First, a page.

Heart experts agree – you should be prescribed certain heart drugs known as beta-blockers and statins after a heart attack. Yet Americans in San Angelo, Tex., are far more likely to get a beta-blocker than people living in Salem, Ore.
A new study released Tuesday shows there seems to be little rhyme or reason for these differences across American regions, states and counties. In some places a certain drug is prescribed far more often than it is in other places. The study, published by the Dartmouth Atlas project, adds to a growing body of evidence showing just how disorganized and illogical U.S. healthcare can be.
“There is no good reason why heart attack victims living in Ogden, Utah, are twice as likely to receive medicine to lower their cholesterol and their risk of another heart attack than those in Abilene, Texas, but this inconsistency reflects the current practice of medicine in the United States,” says Dr. Jeffrey Munson, assistant professor at The Dartmouth Institute for Health Policy & Clinical Practice.
The Dartmouth Atlas, a project that studies and documents variations in medical care across the United States, took a look at prescriptions written for and filled by patients on Medicare, the federal health insurance plan for people over 65.
The researchers looked at several types of prescription medication – blood pressure and cholesterol drugs that should be prescribed after a heart attack; bone-building drugs for elderly people who have broken a bone; drugs known to be harmful in the elderly, such as Valium; and so-called discretionary drugs, whose benefits in everyone aren’t clear-cut.
For the heart attack drugs and bone drugs, the patterns should have been consistent. Experts agree about their benefits and no doctor should be unaware of the value of giving a heart attack patient drugs to control blood pressure and cholesterol.
Yet in San Angelo, Texas, 91 percent of heart attack patients filled a prescription for a beta-blocker drug to lower blood pressure in 2008 or 2009, the study found. But in Salem, Ore., just 62.5 percent did. For a statin drug to lower cholesterol, the rates ranged from 91 percent of patients in Ogden, Utah to 44 percent in Abilene, Tex.
And for osteoporosis drugs, the rates were lower everywhere. The National Committee for Quality Assurance, a non-profit group that advocates for good health care, suggests that anyone with osteoporosis who breaks a bone should get drugs to stop the bone-thinning condition. Yet only 14 percent of the Medicare patients who had such a fracture got one of these drugs. The numbers ranged from 28 percent in Honolulu to 6.8 percent in Newark, N.J.
Even odder – the rates did not correlate. “We found that regions with high use of beta blockers don’t necessarily have high rates of statin use,” Dartmouth's Dr. Nancy Morden, who also worked on the report, told reporters in a conference call.
The team at the Dartmouth Atlas lay the blame squarely at the feet of doctors and other medical professionals who prescribe drugs. “We are measuring the behavior of individual physicians,” Munson told reporters. Doctors everywhere should know the benefits of both statins and beta-blockers.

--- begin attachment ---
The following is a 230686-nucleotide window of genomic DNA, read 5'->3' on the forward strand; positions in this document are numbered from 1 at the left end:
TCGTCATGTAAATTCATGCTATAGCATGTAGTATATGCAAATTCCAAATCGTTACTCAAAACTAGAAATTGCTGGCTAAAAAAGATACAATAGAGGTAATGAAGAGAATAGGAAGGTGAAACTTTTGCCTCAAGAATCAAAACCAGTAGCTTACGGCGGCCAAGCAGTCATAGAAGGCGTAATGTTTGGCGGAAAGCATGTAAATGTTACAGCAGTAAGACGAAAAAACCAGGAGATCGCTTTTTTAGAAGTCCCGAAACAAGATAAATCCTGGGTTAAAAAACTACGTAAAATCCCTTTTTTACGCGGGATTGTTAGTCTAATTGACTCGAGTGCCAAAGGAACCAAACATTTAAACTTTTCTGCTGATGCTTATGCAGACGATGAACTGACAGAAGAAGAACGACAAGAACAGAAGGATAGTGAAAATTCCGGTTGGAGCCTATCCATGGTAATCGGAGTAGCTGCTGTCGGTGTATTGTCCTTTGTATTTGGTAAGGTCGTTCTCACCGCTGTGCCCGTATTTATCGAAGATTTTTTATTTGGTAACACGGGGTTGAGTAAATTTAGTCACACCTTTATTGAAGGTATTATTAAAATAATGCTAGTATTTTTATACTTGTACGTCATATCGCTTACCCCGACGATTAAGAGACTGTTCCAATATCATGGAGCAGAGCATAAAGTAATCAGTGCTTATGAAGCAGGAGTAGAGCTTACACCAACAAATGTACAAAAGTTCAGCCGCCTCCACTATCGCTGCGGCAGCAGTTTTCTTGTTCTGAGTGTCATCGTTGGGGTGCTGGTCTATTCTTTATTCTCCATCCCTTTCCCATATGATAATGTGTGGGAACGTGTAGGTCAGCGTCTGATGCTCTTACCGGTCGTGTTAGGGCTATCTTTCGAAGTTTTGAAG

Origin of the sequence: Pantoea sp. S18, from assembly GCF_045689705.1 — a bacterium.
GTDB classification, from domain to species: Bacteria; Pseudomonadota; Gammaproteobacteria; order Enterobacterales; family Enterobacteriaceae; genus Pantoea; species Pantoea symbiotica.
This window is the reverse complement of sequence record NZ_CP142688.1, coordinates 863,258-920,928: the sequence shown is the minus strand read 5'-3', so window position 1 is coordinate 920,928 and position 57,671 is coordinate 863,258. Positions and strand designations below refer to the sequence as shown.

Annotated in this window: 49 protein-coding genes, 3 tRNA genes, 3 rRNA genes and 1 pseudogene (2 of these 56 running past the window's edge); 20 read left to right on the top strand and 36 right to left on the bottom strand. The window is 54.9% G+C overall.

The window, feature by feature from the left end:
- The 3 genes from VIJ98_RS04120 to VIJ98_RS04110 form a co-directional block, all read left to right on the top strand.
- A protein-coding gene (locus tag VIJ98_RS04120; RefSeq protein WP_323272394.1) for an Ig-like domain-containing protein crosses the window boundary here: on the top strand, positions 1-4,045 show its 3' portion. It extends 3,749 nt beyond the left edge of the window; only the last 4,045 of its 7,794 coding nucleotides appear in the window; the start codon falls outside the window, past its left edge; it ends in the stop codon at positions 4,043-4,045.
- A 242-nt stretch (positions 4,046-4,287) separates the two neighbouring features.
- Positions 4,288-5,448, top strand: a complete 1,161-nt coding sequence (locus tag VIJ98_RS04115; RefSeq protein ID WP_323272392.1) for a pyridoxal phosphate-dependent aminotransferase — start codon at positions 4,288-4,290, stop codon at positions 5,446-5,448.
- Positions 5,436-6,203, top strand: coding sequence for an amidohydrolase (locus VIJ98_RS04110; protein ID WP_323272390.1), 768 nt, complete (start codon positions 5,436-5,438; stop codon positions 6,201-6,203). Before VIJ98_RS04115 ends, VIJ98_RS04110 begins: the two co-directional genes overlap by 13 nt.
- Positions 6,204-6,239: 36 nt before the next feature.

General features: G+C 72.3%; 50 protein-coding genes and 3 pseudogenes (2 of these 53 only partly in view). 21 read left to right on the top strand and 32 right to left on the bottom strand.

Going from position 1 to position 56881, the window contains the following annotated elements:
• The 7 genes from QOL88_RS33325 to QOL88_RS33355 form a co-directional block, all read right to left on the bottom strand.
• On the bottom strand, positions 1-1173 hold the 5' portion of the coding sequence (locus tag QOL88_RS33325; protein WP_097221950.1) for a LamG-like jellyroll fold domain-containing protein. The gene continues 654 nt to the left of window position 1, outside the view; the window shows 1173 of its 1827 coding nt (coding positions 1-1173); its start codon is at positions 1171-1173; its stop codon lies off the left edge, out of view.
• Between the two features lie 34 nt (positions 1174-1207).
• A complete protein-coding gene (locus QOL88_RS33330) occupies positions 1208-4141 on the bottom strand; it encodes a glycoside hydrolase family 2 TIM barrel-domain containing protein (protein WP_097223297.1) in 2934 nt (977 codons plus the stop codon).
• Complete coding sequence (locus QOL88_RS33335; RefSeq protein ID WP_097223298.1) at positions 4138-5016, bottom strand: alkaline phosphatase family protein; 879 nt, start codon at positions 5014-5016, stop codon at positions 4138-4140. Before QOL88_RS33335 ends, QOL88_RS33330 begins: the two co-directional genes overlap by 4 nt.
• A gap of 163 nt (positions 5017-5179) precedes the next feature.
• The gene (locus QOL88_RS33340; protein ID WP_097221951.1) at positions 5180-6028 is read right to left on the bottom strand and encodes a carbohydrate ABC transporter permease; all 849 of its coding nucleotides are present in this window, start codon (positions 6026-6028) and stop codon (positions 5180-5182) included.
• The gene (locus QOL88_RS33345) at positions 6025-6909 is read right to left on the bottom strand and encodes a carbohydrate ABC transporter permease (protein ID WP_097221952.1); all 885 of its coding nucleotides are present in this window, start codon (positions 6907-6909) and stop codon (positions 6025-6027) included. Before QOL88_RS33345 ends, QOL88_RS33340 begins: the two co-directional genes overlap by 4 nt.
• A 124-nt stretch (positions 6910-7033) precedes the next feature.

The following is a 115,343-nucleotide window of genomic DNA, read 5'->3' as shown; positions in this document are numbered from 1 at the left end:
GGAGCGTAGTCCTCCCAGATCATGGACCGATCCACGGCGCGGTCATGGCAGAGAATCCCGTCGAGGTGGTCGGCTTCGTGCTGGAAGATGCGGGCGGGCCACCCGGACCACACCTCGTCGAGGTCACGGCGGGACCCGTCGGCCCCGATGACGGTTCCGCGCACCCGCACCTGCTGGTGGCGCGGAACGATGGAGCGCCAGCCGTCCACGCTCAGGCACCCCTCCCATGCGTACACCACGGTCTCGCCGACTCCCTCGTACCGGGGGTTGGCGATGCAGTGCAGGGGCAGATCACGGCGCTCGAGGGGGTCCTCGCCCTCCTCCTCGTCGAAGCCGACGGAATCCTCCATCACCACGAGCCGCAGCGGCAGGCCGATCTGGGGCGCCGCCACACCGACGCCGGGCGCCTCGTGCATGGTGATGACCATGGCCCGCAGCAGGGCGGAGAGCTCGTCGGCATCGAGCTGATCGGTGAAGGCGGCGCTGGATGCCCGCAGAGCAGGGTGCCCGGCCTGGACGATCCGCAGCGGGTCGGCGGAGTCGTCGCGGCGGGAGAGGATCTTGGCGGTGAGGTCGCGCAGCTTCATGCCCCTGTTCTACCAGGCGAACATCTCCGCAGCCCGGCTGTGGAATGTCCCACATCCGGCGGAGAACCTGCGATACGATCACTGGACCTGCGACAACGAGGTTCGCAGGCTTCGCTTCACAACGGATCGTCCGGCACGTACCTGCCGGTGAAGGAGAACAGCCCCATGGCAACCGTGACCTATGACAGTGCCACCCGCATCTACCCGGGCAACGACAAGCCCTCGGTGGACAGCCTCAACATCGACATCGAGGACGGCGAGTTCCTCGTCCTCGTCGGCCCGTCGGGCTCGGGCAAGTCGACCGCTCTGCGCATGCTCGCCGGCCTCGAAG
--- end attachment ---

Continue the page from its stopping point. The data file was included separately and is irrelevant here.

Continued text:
Other reports have shown great differences in health among Americans. Coloradans tend to be thinner and to exercise more than people in Mississippi. But the Dartmouth Atlas project did not find any clear correlation between those statistics and prescription drug use – the heart attack victims in Colorado were not so different from heart attack victims in Texas as to explain the prescription differences.
As for the drugs for which there isn’t a clear consensus, such a proton pump inhibitors (PPI) for acid stomach, again the patterns were just crazy. “Nationally, one-quarter (25.8 percent) of patients used a PPI in 2010,” the report reads.
“There was almost threefold variation in the use of PPIs across hospital referral regions. In Grand Junction, Colorado, 15.8 percent of beneficiaries filled a prescription for a PPI, while in Miami, Florida, the proportion treated was 45.5 percent.” It’s unlikely, the report says, that this kind of variation can be explained away by patient preferences or even incidence of heartburn.
There was one measure that did correlate with other medical care practices, and that was the use of drugs known to be risky, including certain types of muscle relaxants, which can damage bones, anti-anxiety drugs such as Valium and other benzodiazepines, and antihistamines that make patients sleepy.
More than a quarter of the Medicare patients filled a prescription for at least one of these drugs, the survey found, And these prescriptions were most common in the areas where the highly recommended drugs were the least likely to be prescribed.
“There was more than a threefold difference between the percent of patients treated with a high-risk medication in Rochester, Minnesota (14 percent) and the percent treated in Alexandria, Louisiana (43 percent),” Munson and Morden wrote.
“This report demonstrates how far we still have to go as a nation to make sure people get the care they need when they need it,” said Katherine Hempstead, senior program officer at the Robert Wood Johnson Foundation, which helps pay for the Dartmouth Atlas Projects, which has found big regional differences in health care costs and in the quality of care.
First published October 15 2013, 1:23 PM